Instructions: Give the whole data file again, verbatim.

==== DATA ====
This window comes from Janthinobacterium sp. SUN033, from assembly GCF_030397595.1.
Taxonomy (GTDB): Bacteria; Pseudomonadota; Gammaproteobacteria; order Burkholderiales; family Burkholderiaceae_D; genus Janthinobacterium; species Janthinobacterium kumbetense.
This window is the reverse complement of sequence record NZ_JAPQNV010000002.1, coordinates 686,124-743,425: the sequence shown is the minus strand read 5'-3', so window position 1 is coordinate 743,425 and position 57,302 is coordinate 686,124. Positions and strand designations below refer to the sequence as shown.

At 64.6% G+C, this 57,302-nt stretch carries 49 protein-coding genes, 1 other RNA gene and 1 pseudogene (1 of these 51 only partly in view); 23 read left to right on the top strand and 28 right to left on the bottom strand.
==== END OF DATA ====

This window comes from Janthinobacterium sp. SUN033, from assembly GCF_030397595.1.
Taxonomy (GTDB): Bacteria; Pseudomonadota; Gammaproteobacteria; order Burkholderiales; family Burkholderiaceae_D; genus Janthinobacterium; species Janthinobacterium kumbetense.
This window is the reverse complement of sequence record NZ_JAPQNV010000002.1, coordinates 686,124-743,425: the sequence shown is the minus strand read 5'-3', so window position 1 is coordinate 743,425 and position 57,302 is coordinate 686,124. Positions and strand designations below refer to the sequence as shown.

At 64.6% G+C, this 57,302-nt stretch carries 49 protein-coding genes, 1 other RNA gene and 1 pseudogene (1 of these 51 only partly in view); 23 read left to right on the top strand and 28 right to left on the bottom strand.